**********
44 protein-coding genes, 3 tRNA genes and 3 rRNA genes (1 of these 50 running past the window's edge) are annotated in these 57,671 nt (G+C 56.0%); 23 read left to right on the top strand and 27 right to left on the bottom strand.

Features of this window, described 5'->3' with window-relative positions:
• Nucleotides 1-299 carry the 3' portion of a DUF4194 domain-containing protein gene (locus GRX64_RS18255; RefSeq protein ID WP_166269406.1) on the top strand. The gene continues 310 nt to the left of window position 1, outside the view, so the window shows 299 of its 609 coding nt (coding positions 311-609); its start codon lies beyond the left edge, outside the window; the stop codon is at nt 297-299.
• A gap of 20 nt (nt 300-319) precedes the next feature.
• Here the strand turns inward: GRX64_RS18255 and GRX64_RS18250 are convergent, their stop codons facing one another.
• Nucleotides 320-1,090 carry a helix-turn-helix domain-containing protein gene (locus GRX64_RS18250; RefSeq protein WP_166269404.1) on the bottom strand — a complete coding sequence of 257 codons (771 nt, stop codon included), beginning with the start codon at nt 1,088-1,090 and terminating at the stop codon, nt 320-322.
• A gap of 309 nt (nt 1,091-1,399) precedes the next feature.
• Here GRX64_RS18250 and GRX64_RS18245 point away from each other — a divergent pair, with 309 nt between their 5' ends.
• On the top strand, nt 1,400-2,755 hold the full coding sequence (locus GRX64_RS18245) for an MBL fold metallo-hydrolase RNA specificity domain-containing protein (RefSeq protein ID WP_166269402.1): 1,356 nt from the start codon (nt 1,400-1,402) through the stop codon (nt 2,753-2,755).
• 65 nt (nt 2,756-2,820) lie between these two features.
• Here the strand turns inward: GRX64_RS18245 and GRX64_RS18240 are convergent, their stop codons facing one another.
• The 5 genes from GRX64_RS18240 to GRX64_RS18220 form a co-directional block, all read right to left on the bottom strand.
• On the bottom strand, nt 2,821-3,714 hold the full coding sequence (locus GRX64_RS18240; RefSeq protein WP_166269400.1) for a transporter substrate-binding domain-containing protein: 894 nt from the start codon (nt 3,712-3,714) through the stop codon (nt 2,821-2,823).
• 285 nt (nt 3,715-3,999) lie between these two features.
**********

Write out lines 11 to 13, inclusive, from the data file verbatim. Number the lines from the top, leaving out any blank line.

• Here the strand turns inward: GRX64_RS18245 and GRX64_RS18240 are convergent, their stop codons facing one another.
• The 5 genes from GRX64_RS18240 to GRX64_RS18220 form a co-directional block, all read right to left on the bottom strand.
• On the bottom strand, nt 2,821-3,714 hold the full coding sequence (locus GRX64_RS18240; RefSeq protein WP_166269400.1) for a transporter substrate-binding domain-containing protein: 894 nt from the start codon (nt 3,712-3,714) through the stop codon (nt 2,821-2,823).